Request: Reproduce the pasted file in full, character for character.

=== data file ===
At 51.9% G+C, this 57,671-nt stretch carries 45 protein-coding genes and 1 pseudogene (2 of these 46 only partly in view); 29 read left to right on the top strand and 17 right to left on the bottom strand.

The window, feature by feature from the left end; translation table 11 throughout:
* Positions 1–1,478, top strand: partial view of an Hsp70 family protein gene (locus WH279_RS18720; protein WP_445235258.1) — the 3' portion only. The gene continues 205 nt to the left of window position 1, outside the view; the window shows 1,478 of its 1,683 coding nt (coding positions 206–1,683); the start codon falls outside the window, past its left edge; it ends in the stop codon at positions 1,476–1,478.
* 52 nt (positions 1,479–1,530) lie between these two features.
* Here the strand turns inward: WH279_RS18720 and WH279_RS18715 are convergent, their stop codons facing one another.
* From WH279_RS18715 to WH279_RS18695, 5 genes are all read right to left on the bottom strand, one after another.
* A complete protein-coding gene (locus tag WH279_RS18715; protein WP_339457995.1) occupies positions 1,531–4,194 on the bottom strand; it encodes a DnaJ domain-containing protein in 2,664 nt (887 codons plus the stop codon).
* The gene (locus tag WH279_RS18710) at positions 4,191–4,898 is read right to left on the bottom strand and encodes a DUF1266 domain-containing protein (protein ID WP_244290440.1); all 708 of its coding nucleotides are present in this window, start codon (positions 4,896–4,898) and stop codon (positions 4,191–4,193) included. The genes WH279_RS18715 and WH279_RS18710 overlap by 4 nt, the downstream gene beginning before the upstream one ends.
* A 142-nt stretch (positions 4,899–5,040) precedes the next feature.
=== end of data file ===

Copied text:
At 51.9% G+C, this 57,671-nt stretch carries 45 protein-coding genes and 1 pseudogene (2 of these 46 only partly in view); 29 read left to right on the top strand and 17 right to left on the bottom strand.

The window, feature by feature from the left end; translation table 11 throughout:
* Positions 1–1,478, top strand: partial view of an Hsp70 family protein gene (locus WH279_RS18720; protein WP_445235258.1) — the 3' portion only. The gene continues 205 nt to the left of window position 1, outside the view; the window shows 1,478 of its 1,683 coding nt (coding positions 206–1,683); the start codon falls outside the window, past its left edge; it ends in the stop codon at positions 1,476–1,478.
* 52 nt (positions 1,479–1,530) lie between these two features.
* Here the strand turns inward: WH279_RS18720 and WH279_RS18715 are convergent, their stop codons facing one another.
* From WH279_RS18715 to WH279_RS18695, 5 genes are all read right to left on the bottom strand, one after another.
* A complete protein-coding gene (locus tag WH279_RS18715; protein WP_339457995.1) occupies positions 1,531–4,194 on the bottom strand; it encodes a DnaJ domain-containing protein in 2,664 nt (887 codons plus the stop codon).
* The gene (locus tag WH279_RS18710) at positions 4,191–4,898 is read right to left on the bottom strand and encodes a DUF1266 domain-containing protein (protein ID WP_244290440.1); all 708 of its coding nucleotides are present in this window, start codon (positions 4,896–4,898) and stop codon (positions 4,191–4,193) included. The genes WH279_RS18715 and WH279_RS18710 overlap by 4 nt, the downstream gene beginning before the upstream one ends.
* A 142-nt stretch (positions 4,899–5,040) precedes the next feature.